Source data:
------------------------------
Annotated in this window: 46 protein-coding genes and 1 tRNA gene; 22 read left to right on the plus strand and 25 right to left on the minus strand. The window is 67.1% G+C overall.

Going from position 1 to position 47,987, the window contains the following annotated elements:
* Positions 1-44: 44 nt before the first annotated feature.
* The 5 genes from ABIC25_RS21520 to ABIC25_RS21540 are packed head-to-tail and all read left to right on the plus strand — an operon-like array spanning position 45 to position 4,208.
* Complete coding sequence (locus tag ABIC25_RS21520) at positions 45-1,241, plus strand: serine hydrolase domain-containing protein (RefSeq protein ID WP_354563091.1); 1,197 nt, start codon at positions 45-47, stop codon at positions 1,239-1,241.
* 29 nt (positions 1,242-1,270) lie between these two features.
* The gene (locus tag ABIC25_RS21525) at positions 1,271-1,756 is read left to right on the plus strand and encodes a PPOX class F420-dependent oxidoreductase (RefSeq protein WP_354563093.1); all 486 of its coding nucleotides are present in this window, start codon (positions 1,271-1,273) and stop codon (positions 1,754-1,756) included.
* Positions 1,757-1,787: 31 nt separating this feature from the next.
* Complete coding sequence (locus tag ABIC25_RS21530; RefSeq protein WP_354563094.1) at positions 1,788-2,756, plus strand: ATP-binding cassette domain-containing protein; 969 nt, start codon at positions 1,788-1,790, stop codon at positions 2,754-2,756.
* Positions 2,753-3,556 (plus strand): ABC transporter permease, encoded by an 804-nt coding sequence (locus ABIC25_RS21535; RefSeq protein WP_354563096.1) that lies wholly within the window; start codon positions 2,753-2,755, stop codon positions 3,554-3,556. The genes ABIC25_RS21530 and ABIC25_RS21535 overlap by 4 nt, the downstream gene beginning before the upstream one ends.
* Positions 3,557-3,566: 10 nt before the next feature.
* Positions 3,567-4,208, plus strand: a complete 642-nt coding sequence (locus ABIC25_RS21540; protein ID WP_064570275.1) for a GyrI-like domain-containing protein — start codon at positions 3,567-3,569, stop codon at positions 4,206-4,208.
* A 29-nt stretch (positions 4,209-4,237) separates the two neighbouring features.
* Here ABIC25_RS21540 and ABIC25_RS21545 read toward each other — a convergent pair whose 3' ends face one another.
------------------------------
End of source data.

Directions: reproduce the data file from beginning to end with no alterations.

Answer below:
Annotated in this window: 46 protein-coding genes and 1 tRNA gene; 22 read left to right on the plus strand and 25 right to left on the minus strand. The window is 67.1% G+C overall.

Going from position 1 to position 47,987, the window contains the following annotated elements:
* Positions 1-44: 44 nt before the first annotated feature.
* The 5 genes from ABIC25_RS21520 to ABIC25_RS21540 are packed head-to-tail and all read left to right on the plus strand — an operon-like array spanning position 45 to position 4,208.
* Complete coding sequence (locus tag ABIC25_RS21520) at positions 45-1,241, plus strand: serine hydrolase domain-containing protein (RefSeq protein ID WP_354563091.1); 1,197 nt, start codon at positions 45-47, stop codon at positions 1,239-1,241.
* 29 nt (positions 1,242-1,270) lie between these two features.
* The gene (locus tag ABIC25_RS21525) at positions 1,271-1,756 is read left to right on the plus strand and encodes a PPOX class F420-dependent oxidoreductase (RefSeq protein WP_354563093.1); all 486 of its coding nucleotides are present in this window, start codon (positions 1,271-1,273) and stop codon (positions 1,754-1,756) included.
* Positions 1,757-1,787: 31 nt separating this feature from the next.
* Complete coding sequence (locus tag ABIC25_RS21530; RefSeq protein WP_354563094.1) at positions 1,788-2,756, plus strand: ATP-binding cassette domain-containing protein; 969 nt, start codon at positions 1,788-1,790, stop codon at positions 2,754-2,756.
* Positions 2,753-3,556 (plus strand): ABC transporter permease, encoded by an 804-nt coding sequence (locus ABIC25_RS21535; RefSeq protein WP_354563096.1) that lies wholly within the window; start codon positions 2,753-2,755, stop codon positions 3,554-3,556. The genes ABIC25_RS21530 and ABIC25_RS21535 overlap by 4 nt, the downstream gene beginning before the upstream one ends.
* Positions 3,557-3,566: 10 nt before the next feature.
* Positions 3,567-4,208, plus strand: a complete 642-nt coding sequence (locus ABIC25_RS21540; protein ID WP_064570275.1) for a GyrI-like domain-containing protein — start codon at positions 3,567-3,569, stop codon at positions 4,206-4,208.
* A 29-nt stretch (positions 4,209-4,237) separates the two neighbouring features.
* Here ABIC25_RS21540 and ABIC25_RS21545 read toward each other — a convergent pair whose 3' ends face one another.